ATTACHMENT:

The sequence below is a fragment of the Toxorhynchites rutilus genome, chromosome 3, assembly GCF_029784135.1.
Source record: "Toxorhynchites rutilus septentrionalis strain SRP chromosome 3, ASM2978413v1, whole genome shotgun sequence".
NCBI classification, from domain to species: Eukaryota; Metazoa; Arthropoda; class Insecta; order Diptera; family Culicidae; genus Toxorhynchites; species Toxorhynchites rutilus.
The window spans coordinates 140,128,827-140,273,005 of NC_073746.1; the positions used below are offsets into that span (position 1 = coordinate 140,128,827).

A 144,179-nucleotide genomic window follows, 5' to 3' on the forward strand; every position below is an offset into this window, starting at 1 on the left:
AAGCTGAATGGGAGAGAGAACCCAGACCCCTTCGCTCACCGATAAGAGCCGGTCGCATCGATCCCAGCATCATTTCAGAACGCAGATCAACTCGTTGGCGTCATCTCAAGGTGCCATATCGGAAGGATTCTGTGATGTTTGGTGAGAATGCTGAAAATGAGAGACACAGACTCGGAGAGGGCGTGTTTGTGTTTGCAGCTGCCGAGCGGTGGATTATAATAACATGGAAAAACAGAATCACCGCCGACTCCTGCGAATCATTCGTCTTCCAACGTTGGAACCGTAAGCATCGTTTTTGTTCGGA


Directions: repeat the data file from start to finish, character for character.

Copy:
The sequence below is a fragment of the Toxorhynchites rutilus genome, chromosome 3, assembly GCF_029784135.1.
Source record: "Toxorhynchites rutilus septentrionalis strain SRP chromosome 3, ASM2978413v1, whole genome shotgun sequence".
NCBI classification, from domain to species: Eukaryota; Metazoa; Arthropoda; class Insecta; order Diptera; family Culicidae; genus Toxorhynchites; species Toxorhynchites rutilus.
The window spans coordinates 140,128,827-140,273,005 of NC_073746.1; the positions used below are offsets into that span (position 1 = coordinate 140,128,827).

A 144,179-nucleotide genomic window follows, 5' to 3' on the forward strand; every position below is an offset into this window, starting at 1 on the left:
AAGCTGAATGGGAGAGAGAACCCAGACCCCTTCGCTCACCGATAAGAGCCGGTCGCATCGATCCCAGCATCATTTCAGAACGCAGATCAACTCGTTGGCGTCATCTCAAGGTGCCATATCGGAAGGATTCTGTGATGTTTGGTGAGAATGCTGAAAATGAGAGACACAGACTCGGAGAGGGCGTGTTTGTGTTTGCAGCTGCCGAGCGGTGGATTATAATAACATGGAAAAACAGAATCACCGCCGACTCCTGCGAATCATTCGTCTTCCAACGTTGGAACCGTAAGCATCGTTTTTGTTCGGA